In an effort to save lives and reduce crashes, the National Sleep Foundation has declared November 6 – 13, 2016 Drowsy Driving Prevention Week®.


Valley Sleep Center Blog: Drowsy Driving Prevention Week


The National Sleep Foundation states that more than half of American adult drivers have admitted to driving drowsy, and almost one in five admit to having fallen asleep behind the wheel. The 2014 National Highway Traffic Safety Administration (NHTSA) documented 416,000 crashes resulting from drowsy driving between 2005 and 2009. These accidents resulted in over 184,000 injuries and 5,000 fatalities.

According to NHTSA’s National Motor Vehicle Crash Causation Study (NMVCCS), drowsy drivers involved in a crash are twice as likely to make performance errors as compared to drivers who are not tired. When a person drives while tired their reaction time, judgment, alertness, attention, and decision-making are all compromised which leads to a greater chance of crashing. In some cases, a drowsy driver will fall asleep at the wheel.


Drowsy Driving Statistics

  • 36 percent of Americans have fallen asleep while driving, per the 2008 Sleep in America Poll.
  • 60 percent of Americans said they’ve driven while feeling drowsy, per the 2005 Sleep in American Poll.
  • The NHTSA estimates 2.5 percent of deadly crashes and 2 percent of injury crashes involve drowsy driving. * This is thought to be an underestimation.
  • Cognitive impairment after being awake about 18 hours is similar to someone with a blood alcohol content of 0.05 percent.
  • Cognitive impairment after 24 hours awake is equivalent to a blood alcohol content of 0.10 percent, higher than the legal limit.
  • Though driving drowsy can cause crashes both day and night, they occur most frequently between midnight and 6 a.m., or in the late afternoon- both of which are times when there are dips in the circadian rhythm.
  • Many drowsy-driving crashes involve only a single vehicle, with no passengers besides the driver running off the road at a high rate of speed with no evidence of braking.
  • Drowsy-driving crashes frequently occur on rural roads and highways.

Who’s at risk?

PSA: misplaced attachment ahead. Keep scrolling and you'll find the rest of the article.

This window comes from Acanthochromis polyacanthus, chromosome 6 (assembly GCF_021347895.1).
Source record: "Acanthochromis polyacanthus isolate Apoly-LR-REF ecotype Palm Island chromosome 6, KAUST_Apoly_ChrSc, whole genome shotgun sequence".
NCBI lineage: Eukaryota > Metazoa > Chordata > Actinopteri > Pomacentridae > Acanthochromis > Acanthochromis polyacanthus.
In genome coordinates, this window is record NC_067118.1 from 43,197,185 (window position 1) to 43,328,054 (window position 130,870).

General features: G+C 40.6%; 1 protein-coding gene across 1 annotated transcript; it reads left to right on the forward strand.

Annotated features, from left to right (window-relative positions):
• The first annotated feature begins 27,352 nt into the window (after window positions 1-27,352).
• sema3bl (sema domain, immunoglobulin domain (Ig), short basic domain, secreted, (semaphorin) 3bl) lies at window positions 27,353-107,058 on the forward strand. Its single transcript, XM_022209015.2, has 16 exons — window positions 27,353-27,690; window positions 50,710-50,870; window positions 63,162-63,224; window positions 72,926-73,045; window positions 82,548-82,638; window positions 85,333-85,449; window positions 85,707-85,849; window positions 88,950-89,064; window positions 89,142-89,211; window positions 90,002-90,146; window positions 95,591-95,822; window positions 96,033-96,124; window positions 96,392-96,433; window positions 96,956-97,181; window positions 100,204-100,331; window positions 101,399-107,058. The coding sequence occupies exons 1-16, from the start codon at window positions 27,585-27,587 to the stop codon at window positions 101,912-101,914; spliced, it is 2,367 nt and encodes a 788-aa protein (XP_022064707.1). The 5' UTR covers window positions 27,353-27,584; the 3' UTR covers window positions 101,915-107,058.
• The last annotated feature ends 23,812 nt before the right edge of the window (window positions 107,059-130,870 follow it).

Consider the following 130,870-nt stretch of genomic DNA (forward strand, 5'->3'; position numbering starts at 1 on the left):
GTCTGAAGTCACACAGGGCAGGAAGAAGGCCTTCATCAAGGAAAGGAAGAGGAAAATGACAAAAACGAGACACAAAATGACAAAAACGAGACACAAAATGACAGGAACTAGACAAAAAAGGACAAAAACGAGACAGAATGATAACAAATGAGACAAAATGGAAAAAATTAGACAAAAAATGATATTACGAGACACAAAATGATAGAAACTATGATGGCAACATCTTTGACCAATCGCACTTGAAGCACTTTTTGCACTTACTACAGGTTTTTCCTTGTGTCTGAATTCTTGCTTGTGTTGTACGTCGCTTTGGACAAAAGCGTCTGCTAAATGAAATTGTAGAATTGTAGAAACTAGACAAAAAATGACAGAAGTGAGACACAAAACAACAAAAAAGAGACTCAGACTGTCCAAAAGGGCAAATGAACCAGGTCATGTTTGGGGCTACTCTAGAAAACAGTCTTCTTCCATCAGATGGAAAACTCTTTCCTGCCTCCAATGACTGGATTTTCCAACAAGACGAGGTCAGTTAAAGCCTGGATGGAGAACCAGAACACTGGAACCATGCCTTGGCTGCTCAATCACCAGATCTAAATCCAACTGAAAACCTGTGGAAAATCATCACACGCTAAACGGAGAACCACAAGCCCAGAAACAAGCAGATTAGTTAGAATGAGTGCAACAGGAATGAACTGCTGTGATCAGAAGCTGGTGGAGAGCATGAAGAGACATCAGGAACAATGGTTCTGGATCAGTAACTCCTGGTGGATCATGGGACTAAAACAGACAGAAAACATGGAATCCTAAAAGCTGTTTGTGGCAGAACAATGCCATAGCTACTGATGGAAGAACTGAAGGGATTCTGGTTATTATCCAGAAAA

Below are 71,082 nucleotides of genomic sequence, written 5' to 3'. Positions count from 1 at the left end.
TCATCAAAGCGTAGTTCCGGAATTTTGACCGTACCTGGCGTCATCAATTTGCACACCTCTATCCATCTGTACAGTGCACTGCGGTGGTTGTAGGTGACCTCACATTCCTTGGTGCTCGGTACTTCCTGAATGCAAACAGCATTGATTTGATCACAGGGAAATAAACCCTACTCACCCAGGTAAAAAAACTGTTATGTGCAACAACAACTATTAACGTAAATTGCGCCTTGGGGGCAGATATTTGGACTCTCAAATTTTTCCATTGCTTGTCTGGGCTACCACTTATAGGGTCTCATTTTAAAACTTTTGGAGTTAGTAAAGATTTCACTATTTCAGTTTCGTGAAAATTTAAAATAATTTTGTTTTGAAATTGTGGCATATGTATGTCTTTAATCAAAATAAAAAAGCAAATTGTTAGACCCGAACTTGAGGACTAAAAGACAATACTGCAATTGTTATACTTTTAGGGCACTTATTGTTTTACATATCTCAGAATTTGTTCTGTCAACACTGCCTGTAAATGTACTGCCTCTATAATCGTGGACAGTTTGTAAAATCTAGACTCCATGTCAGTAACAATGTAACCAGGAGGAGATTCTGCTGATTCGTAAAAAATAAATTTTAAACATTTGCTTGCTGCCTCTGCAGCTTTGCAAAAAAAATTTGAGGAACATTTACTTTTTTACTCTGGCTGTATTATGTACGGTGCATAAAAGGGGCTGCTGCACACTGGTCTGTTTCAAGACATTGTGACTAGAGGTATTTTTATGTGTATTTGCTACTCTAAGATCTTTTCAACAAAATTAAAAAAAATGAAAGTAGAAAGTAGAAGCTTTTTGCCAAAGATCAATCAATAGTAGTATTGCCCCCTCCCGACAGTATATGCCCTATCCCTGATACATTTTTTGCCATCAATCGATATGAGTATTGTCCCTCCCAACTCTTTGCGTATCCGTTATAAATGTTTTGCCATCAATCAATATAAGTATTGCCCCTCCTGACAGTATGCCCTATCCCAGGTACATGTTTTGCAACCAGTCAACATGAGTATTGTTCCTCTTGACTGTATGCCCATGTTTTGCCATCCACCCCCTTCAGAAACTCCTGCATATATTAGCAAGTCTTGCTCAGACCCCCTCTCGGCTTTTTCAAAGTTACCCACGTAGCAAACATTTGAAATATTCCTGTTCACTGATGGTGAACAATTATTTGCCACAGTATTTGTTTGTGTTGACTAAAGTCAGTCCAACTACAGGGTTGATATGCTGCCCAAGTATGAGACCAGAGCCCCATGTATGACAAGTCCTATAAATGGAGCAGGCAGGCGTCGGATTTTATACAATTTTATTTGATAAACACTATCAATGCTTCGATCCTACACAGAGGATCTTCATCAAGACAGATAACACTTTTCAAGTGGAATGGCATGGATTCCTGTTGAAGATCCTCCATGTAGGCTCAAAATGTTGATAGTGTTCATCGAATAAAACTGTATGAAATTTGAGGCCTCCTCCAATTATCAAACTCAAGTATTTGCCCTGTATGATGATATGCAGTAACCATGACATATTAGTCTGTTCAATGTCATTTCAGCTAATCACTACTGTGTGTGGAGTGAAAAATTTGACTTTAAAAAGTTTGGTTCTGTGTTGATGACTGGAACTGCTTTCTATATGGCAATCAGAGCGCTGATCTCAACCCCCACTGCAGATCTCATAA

The National Sleep Foundation’s webpage states that although anyone who drives is at risk of falling asleep at the wheel, some groups of people are more at risk than others:

  • Business travelers– Frequent travelers who may be suffering from jet lag and crossing time zones, spending long hours behind the wheel or getting too little sleep.
  • Commercial drivers– Those who drive a high number of miles and drive at night are at significantly higher risk for fall-asleep crashes. Commercial drivers have also been found to be at a high risk for sleep disorders.
  • People with untreated sleep disorders such as obstructive sleep apnea (OSA)– People with untreated OSA are up to seven times more likely to have a drowsy driving crash. For some people, insomnia can increase fatigue.
  • Shift workers and people working long hours– People who work rotating shifts, double shifts, night shifts or work more than one job have a six-fold increase in drowsy driving crashes.
  • Young drivers– Combining inexperience with sleepiness and a tendency to drive at night puts young people at risk, especially males aged 16-25 years.

Though some are more vulnerable to falling asleep and crashing while driving, everyone has the potential to cause a fatigue related accident. Your risks increase when you are:

  • Driving long distances without proper rest breaks
  • Working 60 hours or more a week
  • Sleep deprived and/or fatigued
  • Drinking alcohol
  • Driving alone, especially on long, dark, rural, or boring roads
  • Taking medications such as antihistamines, cold tablets, or antidepressants
  • Experiencing jet lag

 Common signs that you are too drowsy to drive include:

  • Yawning, rubbing your eyes, frequent blinking
  • Having trouble keeping your eyes open or your head up
  • Difficulty remembering the past few miles driven
  • Drifting from your lane or off the road
  • Slower reaction time
  • Daydreaming and wandering thoughts
  • Feeling restless, irritable or aggressive

*If you notice that you are feeling any of the above signs of fatigue, stop driving– pull off at the nearest exit or rest area, or find a place to sleep for the night.

Drowsy Driving Prevention Tips

  • Get a good night’s sleep
  • Plan long trips with a companion
  • Schedule regular stops
  • Try to avoid driving at times you would normally be sleeping
  • Avoid alcohol and medications that may make you tired
  • Consume caffeine – the equivalent of 2 cups of coffee can increase alertness for several hours, but DO NOT rely on it for long periods
  • If you feel tired, pull over and take a 15-20-minute nap
  • Try consuming caffeine before taking a short nap to get the benefits of both

The best way for you to avoid a fatigue related car accident is to get a good night’s rest on a regular basis, practice good sleep hygiene, and to seek treatment if you are having problems sleeping at night or are not feeling rested during the day.